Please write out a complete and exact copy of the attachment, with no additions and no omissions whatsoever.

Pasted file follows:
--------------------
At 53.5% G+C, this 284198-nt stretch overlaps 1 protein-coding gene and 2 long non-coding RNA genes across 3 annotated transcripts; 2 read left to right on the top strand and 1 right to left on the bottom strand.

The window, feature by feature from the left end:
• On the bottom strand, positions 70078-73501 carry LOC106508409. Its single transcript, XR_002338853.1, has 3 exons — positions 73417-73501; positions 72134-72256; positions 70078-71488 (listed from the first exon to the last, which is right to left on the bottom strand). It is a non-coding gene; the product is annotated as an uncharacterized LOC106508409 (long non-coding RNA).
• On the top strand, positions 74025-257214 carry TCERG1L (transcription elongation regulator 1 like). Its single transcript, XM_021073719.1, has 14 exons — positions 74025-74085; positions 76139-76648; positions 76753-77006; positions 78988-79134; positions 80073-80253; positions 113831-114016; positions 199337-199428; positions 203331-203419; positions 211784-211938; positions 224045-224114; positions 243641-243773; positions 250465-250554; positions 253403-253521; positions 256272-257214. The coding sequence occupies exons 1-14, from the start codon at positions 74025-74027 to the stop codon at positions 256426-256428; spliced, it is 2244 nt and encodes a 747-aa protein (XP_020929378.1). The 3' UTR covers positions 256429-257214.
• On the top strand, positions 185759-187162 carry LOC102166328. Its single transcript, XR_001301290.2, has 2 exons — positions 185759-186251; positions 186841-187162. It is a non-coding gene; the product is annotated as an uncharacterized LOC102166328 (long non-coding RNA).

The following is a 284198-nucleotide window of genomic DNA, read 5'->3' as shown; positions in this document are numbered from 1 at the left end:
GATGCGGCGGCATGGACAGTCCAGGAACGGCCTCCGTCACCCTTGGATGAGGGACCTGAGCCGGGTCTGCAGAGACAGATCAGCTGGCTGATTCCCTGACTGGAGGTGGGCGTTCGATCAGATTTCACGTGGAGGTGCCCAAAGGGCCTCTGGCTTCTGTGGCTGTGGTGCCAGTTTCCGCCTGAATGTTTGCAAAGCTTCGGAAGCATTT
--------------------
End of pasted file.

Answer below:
At 53.5% G+C, this 284198-nt stretch overlaps 1 protein-coding gene and 2 long non-coding RNA genes across 3 annotated transcripts; 2 read left to right on the top strand and 1 right to left on the bottom strand.

The window, feature by feature from the left end:
• On the bottom strand, positions 70078-73501 carry LOC106508409. Its single transcript, XR_002338853.1, has 3 exons — positions 73417-73501; positions 72134-72256; positions 70078-71488 (listed from the first exon to the last, which is right to left on the bottom strand). It is a non-coding gene; the product is annotated as an uncharacterized LOC106508409 (long non-coding RNA).
• On the top strand, positions 74025-257214 carry TCERG1L (transcription elongation regulator 1 like). Its single transcript, XM_021073719.1, has 14 exons — positions 74025-74085; positions 76139-76648; positions 76753-77006; positions 78988-79134; positions 80073-80253; positions 113831-114016; positions 199337-199428; positions 203331-203419; positions 211784-211938; positions 224045-224114; positions 243641-243773; positions 250465-250554; positions 253403-253521; positions 256272-257214. The coding sequence occupies exons 1-14, from the start codon at positions 74025-74027 to the stop codon at positions 256426-256428; spliced, it is 2244 nt and encodes a 747-aa protein (XP_020929378.1). The 3' UTR covers positions 256429-257214.
• On the top strand, positions 185759-187162 carry LOC102166328. Its single transcript, XR_001301290.2, has 2 exons — positions 185759-186251; positions 186841-187162. It is a non-coding gene; the product is annotated as an uncharacterized LOC102166328 (long non-coding RNA).

The following is a 284198-nucleotide window of genomic DNA, read 5'->3' as shown; positions in this document are numbered from 1 at the left end:
GATGCGGCGGCATGGACAGTCCAGGAACGGCCTCCGTCACCCTTGGATGAGGGACCTGAGCCGGGTCTGCAGAGACAGATCAGCTGGCTGATTCCCTGACTGGAGGTGGGCGTTCGATCAGATTTCACGTGGAGGTGCCCAAAGGGCCTCTGGCTTCTGTGGCTGTGGTGCCAGTTTCCGCCTGAATGTTTGCAAAGCTTCGGAAGCATTT